21 November 2012 - A new report from the World Bank on climate change should indeed shock us all into action.
The report “Turn Down the Heat – Why a 4 Degree Celsius Warmer World Must be Avoided” highlights the strong possibility of a 4 degree Celsius increase in global temperature by 2100 and outlines the devastating impacts of this for humanity. In his foreword, Dr. Jim Yong Kim, the President of the World Bank, appeals for the international community to urgently commit to feasible options to avoid this scenario and hopes that the report will shock us into action.
The Report draws on existing scientific publications which have been through a rigorous peer review process. The impacts outlined in the report will devastate island countries of the Pacific and change the face of global society as we know it. A warming of 4 degrees Celsius by the end of the century goes far beyond what Pacific Island Countries have argued as the maximum limits for future temperature increases for the people of our region.
The vast majority of experts agree that current pledges to reduce greenhouse gas emissions are not enough to avoid taking us down this very dangerous track. The time has come for a renewed effort to drastically change global efforts to combat climate change. International negotiation around these efforts has slowed considerably, and cooperation appears to be at unacceptably low levels.
Some of the impacts highlighted in the Report are:
· “All tropical islands in the Pacific are likely to regularly experience heat waves of unprecedented magnitude and duration.” This is likely to have severe impacts on agriculture and water supplies, on tourism and on health.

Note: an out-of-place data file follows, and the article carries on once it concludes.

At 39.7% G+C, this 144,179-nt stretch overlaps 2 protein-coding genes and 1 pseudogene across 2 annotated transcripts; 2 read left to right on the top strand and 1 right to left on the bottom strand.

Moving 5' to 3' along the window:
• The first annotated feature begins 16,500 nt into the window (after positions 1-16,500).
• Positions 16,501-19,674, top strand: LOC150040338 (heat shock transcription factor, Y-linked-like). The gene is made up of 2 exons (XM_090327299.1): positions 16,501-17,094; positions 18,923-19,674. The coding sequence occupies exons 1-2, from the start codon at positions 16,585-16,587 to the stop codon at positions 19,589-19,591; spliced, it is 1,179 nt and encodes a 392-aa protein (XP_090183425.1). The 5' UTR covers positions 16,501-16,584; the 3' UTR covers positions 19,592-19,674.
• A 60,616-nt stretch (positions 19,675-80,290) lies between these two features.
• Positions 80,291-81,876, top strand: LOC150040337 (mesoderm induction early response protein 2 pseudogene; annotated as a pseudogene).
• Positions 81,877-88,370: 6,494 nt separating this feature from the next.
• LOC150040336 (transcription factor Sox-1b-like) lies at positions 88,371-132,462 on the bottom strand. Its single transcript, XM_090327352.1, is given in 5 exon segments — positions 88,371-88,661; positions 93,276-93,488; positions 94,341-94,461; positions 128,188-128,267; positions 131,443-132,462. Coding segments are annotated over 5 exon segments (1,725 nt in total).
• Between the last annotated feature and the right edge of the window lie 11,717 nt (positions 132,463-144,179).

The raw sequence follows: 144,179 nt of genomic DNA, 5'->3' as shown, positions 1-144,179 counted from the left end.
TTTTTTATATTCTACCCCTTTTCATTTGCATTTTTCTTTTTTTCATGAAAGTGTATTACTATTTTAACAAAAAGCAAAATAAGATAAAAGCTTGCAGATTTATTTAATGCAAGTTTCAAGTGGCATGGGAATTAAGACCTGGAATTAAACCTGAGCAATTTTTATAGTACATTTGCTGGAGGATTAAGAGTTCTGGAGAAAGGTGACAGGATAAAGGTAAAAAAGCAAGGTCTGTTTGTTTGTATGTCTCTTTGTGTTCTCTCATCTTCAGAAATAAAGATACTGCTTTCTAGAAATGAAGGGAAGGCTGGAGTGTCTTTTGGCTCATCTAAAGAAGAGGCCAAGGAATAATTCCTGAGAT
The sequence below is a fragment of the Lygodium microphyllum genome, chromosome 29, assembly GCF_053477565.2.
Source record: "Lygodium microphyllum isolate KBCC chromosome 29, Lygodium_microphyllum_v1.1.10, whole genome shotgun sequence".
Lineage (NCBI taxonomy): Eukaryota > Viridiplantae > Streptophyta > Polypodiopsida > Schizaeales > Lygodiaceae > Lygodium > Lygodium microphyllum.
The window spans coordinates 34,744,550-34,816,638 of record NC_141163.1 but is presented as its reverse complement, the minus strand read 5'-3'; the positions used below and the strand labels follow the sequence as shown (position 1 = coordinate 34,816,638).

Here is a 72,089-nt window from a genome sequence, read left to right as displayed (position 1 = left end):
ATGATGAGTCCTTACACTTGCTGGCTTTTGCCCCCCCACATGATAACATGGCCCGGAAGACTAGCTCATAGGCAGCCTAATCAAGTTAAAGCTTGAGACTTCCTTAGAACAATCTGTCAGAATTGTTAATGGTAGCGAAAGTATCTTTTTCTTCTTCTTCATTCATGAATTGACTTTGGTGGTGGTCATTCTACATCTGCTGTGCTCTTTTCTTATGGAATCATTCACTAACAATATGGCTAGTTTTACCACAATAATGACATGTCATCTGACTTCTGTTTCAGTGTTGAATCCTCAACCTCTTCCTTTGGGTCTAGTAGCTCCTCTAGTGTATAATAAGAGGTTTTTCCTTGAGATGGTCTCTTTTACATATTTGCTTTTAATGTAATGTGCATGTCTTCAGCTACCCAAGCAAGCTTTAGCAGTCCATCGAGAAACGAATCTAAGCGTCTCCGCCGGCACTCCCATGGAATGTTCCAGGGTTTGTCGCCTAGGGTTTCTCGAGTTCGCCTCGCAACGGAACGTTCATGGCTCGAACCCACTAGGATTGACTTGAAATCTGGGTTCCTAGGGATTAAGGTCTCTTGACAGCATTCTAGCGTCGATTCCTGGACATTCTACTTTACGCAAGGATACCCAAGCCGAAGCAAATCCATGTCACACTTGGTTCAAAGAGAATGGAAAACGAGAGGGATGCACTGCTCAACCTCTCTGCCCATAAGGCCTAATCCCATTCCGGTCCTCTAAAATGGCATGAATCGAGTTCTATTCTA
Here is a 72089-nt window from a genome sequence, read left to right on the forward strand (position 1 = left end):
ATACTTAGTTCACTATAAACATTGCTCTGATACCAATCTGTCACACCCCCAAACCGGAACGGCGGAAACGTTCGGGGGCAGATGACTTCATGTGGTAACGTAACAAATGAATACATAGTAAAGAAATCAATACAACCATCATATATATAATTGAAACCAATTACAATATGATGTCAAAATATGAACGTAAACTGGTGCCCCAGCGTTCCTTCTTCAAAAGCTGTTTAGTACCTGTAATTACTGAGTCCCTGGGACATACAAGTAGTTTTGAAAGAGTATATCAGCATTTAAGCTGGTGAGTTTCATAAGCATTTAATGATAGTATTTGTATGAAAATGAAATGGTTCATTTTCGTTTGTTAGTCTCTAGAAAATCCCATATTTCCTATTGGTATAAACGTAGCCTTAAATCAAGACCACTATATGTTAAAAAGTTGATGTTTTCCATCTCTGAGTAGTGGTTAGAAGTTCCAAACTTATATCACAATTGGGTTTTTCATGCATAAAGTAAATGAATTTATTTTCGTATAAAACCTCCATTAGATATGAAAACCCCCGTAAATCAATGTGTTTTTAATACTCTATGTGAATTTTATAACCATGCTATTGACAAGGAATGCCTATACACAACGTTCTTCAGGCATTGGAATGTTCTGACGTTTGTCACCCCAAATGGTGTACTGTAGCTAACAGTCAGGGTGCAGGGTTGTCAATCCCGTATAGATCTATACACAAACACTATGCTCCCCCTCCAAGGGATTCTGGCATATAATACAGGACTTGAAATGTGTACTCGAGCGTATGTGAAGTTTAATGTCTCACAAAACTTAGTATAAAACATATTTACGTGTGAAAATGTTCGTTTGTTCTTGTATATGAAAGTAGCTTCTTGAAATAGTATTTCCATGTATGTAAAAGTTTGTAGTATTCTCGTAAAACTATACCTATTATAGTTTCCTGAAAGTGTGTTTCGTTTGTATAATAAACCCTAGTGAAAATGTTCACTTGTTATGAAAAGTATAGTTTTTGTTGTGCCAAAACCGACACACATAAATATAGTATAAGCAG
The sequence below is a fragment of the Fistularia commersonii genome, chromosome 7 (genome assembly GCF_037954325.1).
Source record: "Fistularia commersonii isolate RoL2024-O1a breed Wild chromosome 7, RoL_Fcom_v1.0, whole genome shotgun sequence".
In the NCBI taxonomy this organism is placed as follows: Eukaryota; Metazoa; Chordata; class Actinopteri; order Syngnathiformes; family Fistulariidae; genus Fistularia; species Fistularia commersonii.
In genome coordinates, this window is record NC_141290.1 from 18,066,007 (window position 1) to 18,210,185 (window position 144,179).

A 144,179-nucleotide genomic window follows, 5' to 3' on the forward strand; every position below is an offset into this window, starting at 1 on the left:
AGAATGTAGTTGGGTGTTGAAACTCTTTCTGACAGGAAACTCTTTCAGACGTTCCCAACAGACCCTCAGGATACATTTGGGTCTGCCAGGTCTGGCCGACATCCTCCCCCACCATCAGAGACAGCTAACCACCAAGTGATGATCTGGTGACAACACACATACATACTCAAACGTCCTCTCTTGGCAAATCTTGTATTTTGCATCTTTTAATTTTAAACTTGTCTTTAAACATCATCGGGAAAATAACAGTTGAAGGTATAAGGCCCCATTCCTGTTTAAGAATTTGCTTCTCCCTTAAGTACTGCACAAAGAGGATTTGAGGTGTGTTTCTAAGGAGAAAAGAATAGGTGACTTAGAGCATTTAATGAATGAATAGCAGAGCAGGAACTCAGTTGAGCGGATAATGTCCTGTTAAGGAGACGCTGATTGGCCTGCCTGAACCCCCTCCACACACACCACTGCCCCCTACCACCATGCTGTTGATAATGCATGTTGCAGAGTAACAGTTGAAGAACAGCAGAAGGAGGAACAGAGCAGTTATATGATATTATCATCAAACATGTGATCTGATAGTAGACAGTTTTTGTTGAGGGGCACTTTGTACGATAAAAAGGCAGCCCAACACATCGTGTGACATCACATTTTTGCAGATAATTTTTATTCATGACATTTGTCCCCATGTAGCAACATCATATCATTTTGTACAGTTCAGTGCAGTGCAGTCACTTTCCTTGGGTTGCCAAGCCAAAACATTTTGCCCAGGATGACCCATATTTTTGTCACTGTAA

· “Coral reefs in particular are acutely sensitive to changes in water temperatures, ocean pH, and intensity and frequency of tropical cyclones. Coral reef growth may stop as CO2 concentration approaches 450 ppm over the coming decades.” Coral reefs, which are the basic building blocks for most Pacific Island societies will stop growing and start dissolving, with profound consequences on the livelihoods and food security of the region.
· “As global warming approaches and exceeds 2°C, the risk of crossing thresholds of nonlinear tipping elements in the Earth system, with abrupt climate change impacts and unprecedented high-temperature climate regimes, increases.” While leading researchers use increasingly sophisticated climate models, these models often do not capture unknown physical processes such as the rapid melting of the West Antarctic ice sheet.
While the report examines a possible sea level rise of one metre, it also highlights that parts of the Pacific (particularly the Western Pacific) have recently experienced rates of sea level rise much faster than the global average. For low lying atolls and islands with economic infrastructure on the coastline, this will results in impacts that are increasingly difficult, if not impossible, to adapt to.
SPREP is grateful to the World Bank and the authors of the report for this timely contribution, which will no doubt feature prominently at the Climate Convention Meeting in Doha (UNFCCC COP 18).
This sobering analysis must be viewed as a wake-up call to the international community. We must all act together to avoid the scenarios in the World Bank report becoming a reality